English version

indignant

From Longman Dictionary of Contemporary Englishindignantin‧dig‧nant /ɪnˈdɪɡnənt/ adjective  ANGRYSURPRISEDangry and surprised because you feel insulted or unfairly treatedindignant at/about Liz was indignant at the way her child had been treated. an indignant replyindignantly adverb ‘Of course I didn’t tell her!’ Sasha said indignantly.
Examples from the Corpus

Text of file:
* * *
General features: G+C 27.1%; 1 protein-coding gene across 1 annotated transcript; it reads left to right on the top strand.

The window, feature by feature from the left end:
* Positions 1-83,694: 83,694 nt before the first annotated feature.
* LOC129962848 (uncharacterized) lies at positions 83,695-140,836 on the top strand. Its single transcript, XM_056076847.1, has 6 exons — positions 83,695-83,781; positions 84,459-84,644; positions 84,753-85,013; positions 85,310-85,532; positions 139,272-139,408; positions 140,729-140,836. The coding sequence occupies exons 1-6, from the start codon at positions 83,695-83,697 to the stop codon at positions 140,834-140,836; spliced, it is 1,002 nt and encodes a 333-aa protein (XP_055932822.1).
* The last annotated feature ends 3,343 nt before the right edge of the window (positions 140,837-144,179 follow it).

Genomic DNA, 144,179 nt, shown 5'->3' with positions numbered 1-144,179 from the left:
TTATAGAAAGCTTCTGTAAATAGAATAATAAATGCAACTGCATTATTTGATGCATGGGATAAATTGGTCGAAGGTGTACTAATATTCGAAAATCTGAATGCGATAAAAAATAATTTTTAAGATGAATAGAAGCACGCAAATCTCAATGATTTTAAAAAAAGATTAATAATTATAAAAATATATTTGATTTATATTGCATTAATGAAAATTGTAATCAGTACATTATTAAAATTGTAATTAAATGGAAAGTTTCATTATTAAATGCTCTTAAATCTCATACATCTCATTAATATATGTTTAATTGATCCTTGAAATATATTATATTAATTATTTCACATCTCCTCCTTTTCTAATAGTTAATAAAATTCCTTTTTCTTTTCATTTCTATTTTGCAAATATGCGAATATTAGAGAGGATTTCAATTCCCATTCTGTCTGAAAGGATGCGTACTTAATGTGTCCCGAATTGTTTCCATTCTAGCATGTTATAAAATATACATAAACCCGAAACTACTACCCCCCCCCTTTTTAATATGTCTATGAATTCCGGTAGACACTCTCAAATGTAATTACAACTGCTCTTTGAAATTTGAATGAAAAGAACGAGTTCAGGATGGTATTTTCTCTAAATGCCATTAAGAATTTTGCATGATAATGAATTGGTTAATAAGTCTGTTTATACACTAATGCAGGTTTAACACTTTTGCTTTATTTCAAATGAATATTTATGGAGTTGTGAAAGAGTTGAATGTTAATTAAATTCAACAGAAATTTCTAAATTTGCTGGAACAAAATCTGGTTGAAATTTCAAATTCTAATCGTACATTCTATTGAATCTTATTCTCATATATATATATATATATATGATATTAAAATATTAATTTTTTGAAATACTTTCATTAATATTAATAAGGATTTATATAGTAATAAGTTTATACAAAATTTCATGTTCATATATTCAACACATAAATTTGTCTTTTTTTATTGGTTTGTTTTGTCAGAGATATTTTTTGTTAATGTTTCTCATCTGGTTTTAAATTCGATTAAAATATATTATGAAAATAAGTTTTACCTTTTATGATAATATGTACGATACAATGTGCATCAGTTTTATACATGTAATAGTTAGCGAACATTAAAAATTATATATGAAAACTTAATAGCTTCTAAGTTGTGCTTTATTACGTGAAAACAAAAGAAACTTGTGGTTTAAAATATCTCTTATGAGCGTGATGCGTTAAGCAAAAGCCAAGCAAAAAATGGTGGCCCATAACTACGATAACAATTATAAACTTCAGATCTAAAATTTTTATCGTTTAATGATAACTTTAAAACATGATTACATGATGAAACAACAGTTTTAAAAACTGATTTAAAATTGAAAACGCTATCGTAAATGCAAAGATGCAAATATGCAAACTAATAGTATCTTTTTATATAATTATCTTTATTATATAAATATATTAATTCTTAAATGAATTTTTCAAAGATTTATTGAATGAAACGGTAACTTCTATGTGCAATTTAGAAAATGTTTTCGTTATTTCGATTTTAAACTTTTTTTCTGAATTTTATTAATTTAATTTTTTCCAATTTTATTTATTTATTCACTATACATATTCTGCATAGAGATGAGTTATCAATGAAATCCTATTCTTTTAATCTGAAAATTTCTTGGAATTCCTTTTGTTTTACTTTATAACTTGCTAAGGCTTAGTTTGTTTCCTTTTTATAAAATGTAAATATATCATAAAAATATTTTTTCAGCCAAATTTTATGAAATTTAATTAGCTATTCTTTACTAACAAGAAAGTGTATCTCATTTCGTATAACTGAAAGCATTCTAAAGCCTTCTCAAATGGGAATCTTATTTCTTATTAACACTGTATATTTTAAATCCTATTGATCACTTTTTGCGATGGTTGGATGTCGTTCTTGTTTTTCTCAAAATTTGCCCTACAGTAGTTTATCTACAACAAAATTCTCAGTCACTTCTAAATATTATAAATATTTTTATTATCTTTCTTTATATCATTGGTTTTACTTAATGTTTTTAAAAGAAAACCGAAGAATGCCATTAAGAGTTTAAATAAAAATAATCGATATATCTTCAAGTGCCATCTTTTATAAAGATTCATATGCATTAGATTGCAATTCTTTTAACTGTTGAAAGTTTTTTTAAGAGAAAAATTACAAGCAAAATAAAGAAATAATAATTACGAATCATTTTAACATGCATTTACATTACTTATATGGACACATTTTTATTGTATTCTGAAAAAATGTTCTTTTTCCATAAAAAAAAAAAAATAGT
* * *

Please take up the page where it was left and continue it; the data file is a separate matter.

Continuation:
indignantAt the moment people are being indignant about literary biographies and the nasty things they are saying about their subjects.John would be indignant and angry on my behalf but it would change things if he knew.Eric was indignant at being told he would have to wait two weeks for an appointment.Jess felt faintly indignant at the remark.He was indignant his comrades had not shot her on the spot.Grandfather's always writing indignant letters to the newspaper.There were indignant shouts from the priests.He had sent it to a top producer at Spelling Entertainment who was indignant that Hein had the gall to plagiarize.I began to dislike her; she looked sly and I felt indignant that she'd spoken to me like that.The members of the branch were indignant that the government should have planted two spies among them.indignant at/aboutIt saw only the incomprehensible inaction of the Army of the Potomac, and was indignant at it.At the moment people are being indignant about literary biographies and the nasty things they are saying about their subjects.This makes it harder to wax indignant at the ideas being canvassed in Washington.Jess felt faintly indignant at the remark.
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